But is that really it?
In the article our Wanchai District Councillor Clarissa Yeung opined that the walls may go unnoticed by the residents and some residents don’t even like the art they see (despite the specific local cultural significance attributed to the motif). Can you please tell us what alternative proposals you have suggested to the Tourism Commission? Anything utilitarian? Residents want what they can use… for example well maintained, covered walkways and pavements (to protect us from being poked by umbrellas and having to maneuver around trees or potholes), smoke free zones so we don’t have to keep waving as we walk, barrier free access to all buildings (and bigger lifts or ramps for the existing public infrastructure), lower streetside pollution.
How about these suggestions Clarisse? You can say you heard it from a Wan Chai resident.
1) Pedestrian Car-free Day on Sundays on Johnston and Lockhart Road. To allow us residents to properly admire the art and enjoy the neighbourhood. If the authorities doubt how useful pedestrianized areas are, please look at the crowd on Lee Tung Avenue admiring the art there. Open up the streets for everyone to come to Wan Chai to enjoy. This would allow residents from all walks of life to meet and build connections. Trams can still operate and bring a bike or scooter? (Mostly, kids have scooters). A Sunday morning once a month from 6-11am would be very well received, other top world cities have done this.
2) How about Pop-up playgrounds? If you want the tourists and locals to bring families into the city to spend and stay, this would be an awesome project for the district. Instead of exhibits that cannot be touched (again, see Lee Tung Avenue which rarely allows anyone to touch anything…yawn *boring*…or high class Art Basel), how about getting an experiential artist who can design an installation and play spaces that will bring real lasting and fun memories to the next generation. Who brings the next generation? Well, this generation and very often, the one before. You’d be getting 3 generations which would be much more meaningful than the current exhibits. There’ll be a ton of social media sharing.
3) Force landlords who have commercial property sitting empty for more than 3 months to rent it to a cha chaan teng or convert into an indoor playroom. Ok, I admit this is a huge challenge but looking at empty “for rent” spaces while landlords wait for asset inflation creates just as much of a visual and featureless hole as art installations decorate one. (This would be a follow-on of the residential vacancy tax). The property next to the temple on Queens Road East facing Tai Wong East Street has been empty for almost a year and what a waste of space. There are many more to be seen as you walk down the street.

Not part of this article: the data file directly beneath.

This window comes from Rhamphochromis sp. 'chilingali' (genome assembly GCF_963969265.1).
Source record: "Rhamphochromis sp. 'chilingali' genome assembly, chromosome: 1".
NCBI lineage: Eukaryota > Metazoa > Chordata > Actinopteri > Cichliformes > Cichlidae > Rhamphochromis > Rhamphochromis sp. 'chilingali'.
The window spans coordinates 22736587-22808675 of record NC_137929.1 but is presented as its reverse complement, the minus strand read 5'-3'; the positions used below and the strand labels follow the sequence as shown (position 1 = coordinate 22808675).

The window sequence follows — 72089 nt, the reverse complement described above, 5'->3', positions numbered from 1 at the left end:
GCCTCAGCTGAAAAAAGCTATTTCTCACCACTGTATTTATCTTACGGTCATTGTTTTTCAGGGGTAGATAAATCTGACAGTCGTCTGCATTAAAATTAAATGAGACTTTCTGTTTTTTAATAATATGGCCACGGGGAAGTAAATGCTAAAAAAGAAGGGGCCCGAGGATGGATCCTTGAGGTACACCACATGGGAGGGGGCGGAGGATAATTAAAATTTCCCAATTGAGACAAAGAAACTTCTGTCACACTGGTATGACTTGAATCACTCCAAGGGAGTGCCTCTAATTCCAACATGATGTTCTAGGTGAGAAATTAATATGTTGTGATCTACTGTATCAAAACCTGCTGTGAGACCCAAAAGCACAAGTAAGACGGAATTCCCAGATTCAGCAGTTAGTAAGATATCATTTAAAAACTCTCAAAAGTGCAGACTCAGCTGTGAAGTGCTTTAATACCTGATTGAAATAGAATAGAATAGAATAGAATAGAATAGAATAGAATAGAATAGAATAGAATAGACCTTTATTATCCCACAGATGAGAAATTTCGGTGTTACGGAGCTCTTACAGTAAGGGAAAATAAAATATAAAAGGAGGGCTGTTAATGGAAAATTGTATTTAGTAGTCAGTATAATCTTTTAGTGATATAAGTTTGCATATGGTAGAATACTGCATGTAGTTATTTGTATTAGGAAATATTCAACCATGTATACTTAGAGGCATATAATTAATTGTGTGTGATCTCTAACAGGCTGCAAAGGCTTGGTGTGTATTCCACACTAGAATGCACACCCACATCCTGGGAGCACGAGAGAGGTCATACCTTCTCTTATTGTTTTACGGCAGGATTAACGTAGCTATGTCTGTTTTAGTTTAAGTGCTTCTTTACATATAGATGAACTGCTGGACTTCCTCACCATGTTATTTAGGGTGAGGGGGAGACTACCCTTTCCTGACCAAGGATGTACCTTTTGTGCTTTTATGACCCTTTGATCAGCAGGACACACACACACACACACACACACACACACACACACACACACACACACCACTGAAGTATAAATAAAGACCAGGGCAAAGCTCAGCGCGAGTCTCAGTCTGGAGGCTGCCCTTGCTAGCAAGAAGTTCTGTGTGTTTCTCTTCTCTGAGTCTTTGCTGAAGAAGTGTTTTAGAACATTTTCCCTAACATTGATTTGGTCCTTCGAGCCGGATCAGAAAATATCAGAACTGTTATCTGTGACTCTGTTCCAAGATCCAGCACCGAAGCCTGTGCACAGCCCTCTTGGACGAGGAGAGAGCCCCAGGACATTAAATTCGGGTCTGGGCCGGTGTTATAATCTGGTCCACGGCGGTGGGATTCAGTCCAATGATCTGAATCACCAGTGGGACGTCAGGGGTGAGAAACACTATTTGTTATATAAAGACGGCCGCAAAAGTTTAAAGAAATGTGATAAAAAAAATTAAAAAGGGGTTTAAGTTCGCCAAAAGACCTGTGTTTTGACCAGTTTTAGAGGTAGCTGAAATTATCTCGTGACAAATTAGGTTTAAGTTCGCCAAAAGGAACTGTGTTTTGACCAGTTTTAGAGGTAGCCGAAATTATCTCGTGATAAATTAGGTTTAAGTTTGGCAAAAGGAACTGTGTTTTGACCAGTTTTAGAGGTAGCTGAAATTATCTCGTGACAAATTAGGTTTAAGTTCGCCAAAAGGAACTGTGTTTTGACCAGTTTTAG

Wan Chai has a dearth of facilities for young children or moms and grandmas to get together. (Please do not suggest that the sitting out areas are appropriate or sufficient because they are not. Some are by busy polluted streets, others have benches at linear intervals that do not promote conversation and almost none are good in hot humid rainy weather).
The Stone Nullah art installation should remind the authorities to preserve more al fresco style casual restaurants or eateries. I’ve heard that St Francis Street is losing its only cha chaan teng very soon due to redevelopment. Locals and regular visitors to this 60-year old establishment will feel its loss, both for its nostalgic link to the past and its current popular menu. The red light district and its supporting establishments have their own means of advertising, public money need not go towards promoting it further.
Please share any other ideas you have with me in the comments section.
P.s. I’ve had to give advice and directions to tourists with families asking for the nearest playground and family friendly eating cafes. If you could get the Tourism Commission to put these into that fancy app, that may make it a lot more useful.
With reference to: Why Wan Chai is unlike any other place in Hong Kong – and it’s not just because of its sleazy red light district